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Letherette: Wolverhampton Duo Talk Innocent Pleasures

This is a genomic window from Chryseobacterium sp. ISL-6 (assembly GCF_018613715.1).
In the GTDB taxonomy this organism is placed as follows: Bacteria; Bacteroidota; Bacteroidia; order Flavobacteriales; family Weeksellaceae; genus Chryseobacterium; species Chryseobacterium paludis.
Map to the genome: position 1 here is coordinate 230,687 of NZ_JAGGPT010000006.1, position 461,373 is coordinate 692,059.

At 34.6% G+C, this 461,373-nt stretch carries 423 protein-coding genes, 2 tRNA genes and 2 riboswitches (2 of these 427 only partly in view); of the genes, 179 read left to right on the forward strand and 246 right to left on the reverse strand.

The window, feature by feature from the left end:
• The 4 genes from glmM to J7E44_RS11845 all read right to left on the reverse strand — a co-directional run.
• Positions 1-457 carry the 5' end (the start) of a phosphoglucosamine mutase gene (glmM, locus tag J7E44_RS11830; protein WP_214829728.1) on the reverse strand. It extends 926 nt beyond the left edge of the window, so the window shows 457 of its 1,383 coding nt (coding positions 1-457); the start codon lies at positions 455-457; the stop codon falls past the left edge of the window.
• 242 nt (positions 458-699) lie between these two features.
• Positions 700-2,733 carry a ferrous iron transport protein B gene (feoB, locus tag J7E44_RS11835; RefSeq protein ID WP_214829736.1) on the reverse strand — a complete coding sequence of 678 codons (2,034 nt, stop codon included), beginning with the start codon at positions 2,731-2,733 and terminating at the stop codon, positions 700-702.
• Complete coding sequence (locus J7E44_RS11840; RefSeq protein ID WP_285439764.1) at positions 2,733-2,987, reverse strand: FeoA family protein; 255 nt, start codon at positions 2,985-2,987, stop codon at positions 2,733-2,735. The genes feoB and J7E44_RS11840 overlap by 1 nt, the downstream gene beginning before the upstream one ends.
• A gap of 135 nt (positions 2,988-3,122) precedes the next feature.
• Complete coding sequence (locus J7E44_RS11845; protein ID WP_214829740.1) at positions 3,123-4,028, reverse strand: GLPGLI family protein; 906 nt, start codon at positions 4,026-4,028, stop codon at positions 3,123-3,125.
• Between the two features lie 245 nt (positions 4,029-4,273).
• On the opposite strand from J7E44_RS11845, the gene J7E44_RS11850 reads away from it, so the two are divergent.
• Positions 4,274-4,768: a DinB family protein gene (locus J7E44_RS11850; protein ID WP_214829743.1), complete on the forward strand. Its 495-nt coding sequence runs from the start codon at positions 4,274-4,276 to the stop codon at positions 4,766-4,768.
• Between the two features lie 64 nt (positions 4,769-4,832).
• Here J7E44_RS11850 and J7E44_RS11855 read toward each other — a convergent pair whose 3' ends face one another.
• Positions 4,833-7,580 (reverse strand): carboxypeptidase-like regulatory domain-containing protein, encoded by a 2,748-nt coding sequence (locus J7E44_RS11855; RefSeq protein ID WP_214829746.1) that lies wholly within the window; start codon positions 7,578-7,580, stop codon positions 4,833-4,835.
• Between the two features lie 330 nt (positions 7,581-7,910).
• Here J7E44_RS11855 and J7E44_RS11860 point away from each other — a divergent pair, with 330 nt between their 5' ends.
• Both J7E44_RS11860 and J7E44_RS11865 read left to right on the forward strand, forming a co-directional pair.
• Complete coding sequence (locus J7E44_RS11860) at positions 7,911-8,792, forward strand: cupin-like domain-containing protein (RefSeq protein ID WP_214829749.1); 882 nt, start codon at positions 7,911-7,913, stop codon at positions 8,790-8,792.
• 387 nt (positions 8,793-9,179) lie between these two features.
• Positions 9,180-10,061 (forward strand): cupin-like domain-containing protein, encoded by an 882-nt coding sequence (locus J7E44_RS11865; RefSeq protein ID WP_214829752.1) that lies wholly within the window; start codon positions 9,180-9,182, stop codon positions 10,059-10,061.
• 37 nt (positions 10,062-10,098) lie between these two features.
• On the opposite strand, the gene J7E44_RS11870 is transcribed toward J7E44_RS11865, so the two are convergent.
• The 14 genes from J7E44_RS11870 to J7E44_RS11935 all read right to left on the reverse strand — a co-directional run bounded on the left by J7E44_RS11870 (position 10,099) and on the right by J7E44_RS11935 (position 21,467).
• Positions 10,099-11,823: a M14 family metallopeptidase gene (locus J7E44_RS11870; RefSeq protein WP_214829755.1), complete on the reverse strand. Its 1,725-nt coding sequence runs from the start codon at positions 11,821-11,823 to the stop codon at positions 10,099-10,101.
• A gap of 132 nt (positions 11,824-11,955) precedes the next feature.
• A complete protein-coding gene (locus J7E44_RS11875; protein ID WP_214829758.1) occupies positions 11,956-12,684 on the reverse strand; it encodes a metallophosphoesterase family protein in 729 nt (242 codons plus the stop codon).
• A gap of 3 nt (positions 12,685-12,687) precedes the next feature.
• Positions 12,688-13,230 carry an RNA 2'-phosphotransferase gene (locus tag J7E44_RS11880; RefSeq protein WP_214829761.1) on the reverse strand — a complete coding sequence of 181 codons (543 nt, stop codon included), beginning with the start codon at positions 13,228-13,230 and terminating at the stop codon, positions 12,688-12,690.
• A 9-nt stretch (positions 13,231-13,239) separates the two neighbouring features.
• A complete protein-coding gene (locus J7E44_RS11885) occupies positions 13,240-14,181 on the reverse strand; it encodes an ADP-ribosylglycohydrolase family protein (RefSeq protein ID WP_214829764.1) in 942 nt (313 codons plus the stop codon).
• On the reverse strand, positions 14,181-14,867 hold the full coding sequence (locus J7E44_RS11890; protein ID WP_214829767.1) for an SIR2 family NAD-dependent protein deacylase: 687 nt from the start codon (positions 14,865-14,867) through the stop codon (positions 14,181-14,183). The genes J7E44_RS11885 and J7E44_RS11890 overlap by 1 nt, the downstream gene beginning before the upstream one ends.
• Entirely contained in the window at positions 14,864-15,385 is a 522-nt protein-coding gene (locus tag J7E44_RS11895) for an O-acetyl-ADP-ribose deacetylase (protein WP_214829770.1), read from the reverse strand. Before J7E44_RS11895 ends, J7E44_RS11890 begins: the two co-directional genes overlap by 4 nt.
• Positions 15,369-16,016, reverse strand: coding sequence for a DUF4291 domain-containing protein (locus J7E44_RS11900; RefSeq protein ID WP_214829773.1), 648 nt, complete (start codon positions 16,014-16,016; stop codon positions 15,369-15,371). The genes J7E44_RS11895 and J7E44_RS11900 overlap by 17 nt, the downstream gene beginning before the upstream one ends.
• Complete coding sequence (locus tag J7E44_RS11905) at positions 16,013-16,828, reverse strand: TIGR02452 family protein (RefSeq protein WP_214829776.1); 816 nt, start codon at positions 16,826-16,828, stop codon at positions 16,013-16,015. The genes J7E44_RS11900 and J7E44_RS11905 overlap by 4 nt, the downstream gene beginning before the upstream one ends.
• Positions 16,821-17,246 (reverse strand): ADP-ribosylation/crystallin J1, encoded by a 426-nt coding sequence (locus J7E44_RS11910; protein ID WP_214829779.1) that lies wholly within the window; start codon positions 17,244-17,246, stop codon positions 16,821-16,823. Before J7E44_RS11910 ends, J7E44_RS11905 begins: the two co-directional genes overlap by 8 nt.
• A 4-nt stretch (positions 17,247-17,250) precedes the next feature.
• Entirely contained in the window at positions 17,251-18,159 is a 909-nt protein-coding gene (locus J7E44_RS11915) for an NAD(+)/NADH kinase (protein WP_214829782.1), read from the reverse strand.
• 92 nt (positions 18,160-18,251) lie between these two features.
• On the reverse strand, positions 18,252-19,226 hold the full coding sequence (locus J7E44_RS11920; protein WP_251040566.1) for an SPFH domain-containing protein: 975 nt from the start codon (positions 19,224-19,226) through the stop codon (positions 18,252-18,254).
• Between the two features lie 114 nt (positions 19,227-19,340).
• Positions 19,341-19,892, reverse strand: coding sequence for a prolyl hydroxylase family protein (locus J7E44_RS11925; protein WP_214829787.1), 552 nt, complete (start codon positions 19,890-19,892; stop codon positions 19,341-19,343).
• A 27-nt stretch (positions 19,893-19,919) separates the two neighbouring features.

Letherette are a production duo based in Wolverhampton. Now signed to Ninja Tune after releasing two wildly popular EPs on Ho Tep, a sub-label of London-based Elgo Records, childhood friends Rich Roberts and Andy Harber have just put the finishing touches on their self-titled debut album, due for release next month. Although undeniably indebted to legendary hip hop producers like DJ Premier and J Dilla, there are also generous twists of house, disco, funk and soul in the Letherette sound, as well as a clear love of experimenting with new production techniques to create hybrid tracks that evade specific categorisation. I chatted to the pair about the origins of their collaboration, the upcoming album and innocent pleasures. When did you start making music together? Rich: We grew up together, so whatever we did we did together. So first of all we started playing football, and playing out on our bikes, but when we got to about 13 or 14 we got into music quite heavily. We both started learning the guitar. Straight away we used to teach each other what we'd learnt and jam together crudely. Andy: It kind of all changed when we met Steve Wilkinson (Bibio) and we started going to college. That's when we started buying synths and drum machines and samplers. Me and Rich would sit around in my bedroom for hours making massive pieces - ten minutes of self-indulgent synth. We used to circuit bend as well didn't we? Rich: Yeah we did all sorts of stuff. Straight away we got into avant-garde, noisy electro-acoustic music. But we started taking it more seriously after university. We used to make house tracks on really crude samplers, which to me still sound really charming. I'd like to release an album of all the stuff we used to do when we were 19-20. This sampler was just the most basic thing. You could get it from Argos. You'd find ways of getting extra sampling time and re-sampling things. Your new album is out in April. What was the process of creating it like? Andy: We always did house music as we were growing up, but I suppose we got really into sampling and hip hop, using MPCs and samplers. We came up with the mix we did for BTS Radio and the stuff we put on the EPs... that was a good year of just getting really into hip hop. Since then I suppose we've kind of taken it further and tried to combine all our techniques. This album isn't one-minute beat tracks. We've tried to make full 'songs' using that very Letherette sound we've got on the other EPs. Electronic music can be a bit serious at times. I get the feeling that, with your own productions and your track selection on mixes, that there isn't such a thing as a guilty pleasure for you. Rich: Exactly, yeah. I had that conversation coincidently with my girlfriend last night. She said to me, 'Is there someone you listen to who you won't tell anyone about?' And there isn't. Andy's the same, and I suppose that's why we get on so well. We just like shit that we like. If it's Phil Collins and we think it's amazing, we'll put it on a mix. We're just doing a mix now for Kiss FM. It starts off with a track - I won't tell you what it is - but I reckon people will think it's ridiculous, but we love it. Your first video for lead single 'D&T' came out last week. Were you involved in making it? Rich: Yeah, we pretty much did it 50-50 with Tom Scholefield (Konx-om-Pax). We'd seen his videos before and he sent us a treatment for this video, and he just seemed like he was on the same wavelength as us. It's been quite a long process, but he gave us an idea, spent a day filming lots of stuff and sent it back, and we sent him ideas with chopped up collage videos. Me and Andy spent weeks just taking videos from various sources, recording them off VHS and chopping them into pieces. Like you said before about us being fun and not putting up boundaries, I think the video shows that as well. We take it seriously but there's definitely a fun side to it. Serious about having fun. Rich: Yeah, it's true. Andy: If it wasn't fun we wouldn't do it. Rich: But there are also tracks on the album that are totally inward-looking headphone music. It's just about being taken somewhere in your head. I think 'In July Focus' was the first track I heard by you and it's probably still my favourite. It hits that sweet spot of using a sample but making something completely different out of it. Did something 'click' when you were making it? Rich: Cheers! To be honest it's been five years since we made that track... Andy: At the time we were making so many. I think that one stood out more than most, but there was such a lot of music in a similar vein being made that we probably didn't realise until it went on our first EP and got great feedback. Rich: Less so now, but three or four years ago we were just banging out hundreds and hundreds of beats. I can remember us doing it, because it used a particular sampling technique that we'd never used before. It's one of those things that if we tried to do the same technique again it would just sound like 'In July'. If you heard the original that it's sampled from, you'd know exactly what it is. I did actually track down the original earlier today. It's interesting, because there's so many little sections you've taken it's really different hearing the whole thing. Andy: Cheers man. Even on the new album we sample, but we've progressed to taking smaller samples and digging into them and filling them out. But where we are now has come from tracks like 'In July'. Which producers would you recommend to our readers at the moment? Rich: Lee Gamble is someone we've been listening to recently. We went to university with him. When we first met Lee it was evident that he was quite a clever, tasteful, very avant-garde composer. The stuff he did before with [multi-arts collective] Cyrk was much less accessible, for want of a better word. But his recent EP really hit the spot I think. The concept behind it [making techno and ambient tracks from the breakdowns of old jungle mixtapes] was really nice, and knowing Lee a bit it was really nice to hear him doing stuff like that. It really inspired both of us. Maybe on our next album you'll hear Lee Gamble influences! You're doing a set for the Boiler Room next week. Do you have any surprises up your sleeves for that? Rich: Yeah, we're just gonna play Phil Collins, Michael Bolton and Simply Red. I seriously think you should do an 'Innocent Pleasures' set. Rich: [laughs] Yeah man, I'm totally up for that. Andy: Luther Vandross! Rich: Luther Vandross, just chopped to pieces. But that's really where Letherette came from. Andy started the concept of it ten years ago, something like that. Originally it was taking really naff samples and making them really fresh. Like sampling [smooth jazz saxophonist] Kenny G - sampling the worst, most horrible, cheesy music but making it amazing. Photo by Stephen Wilkinson )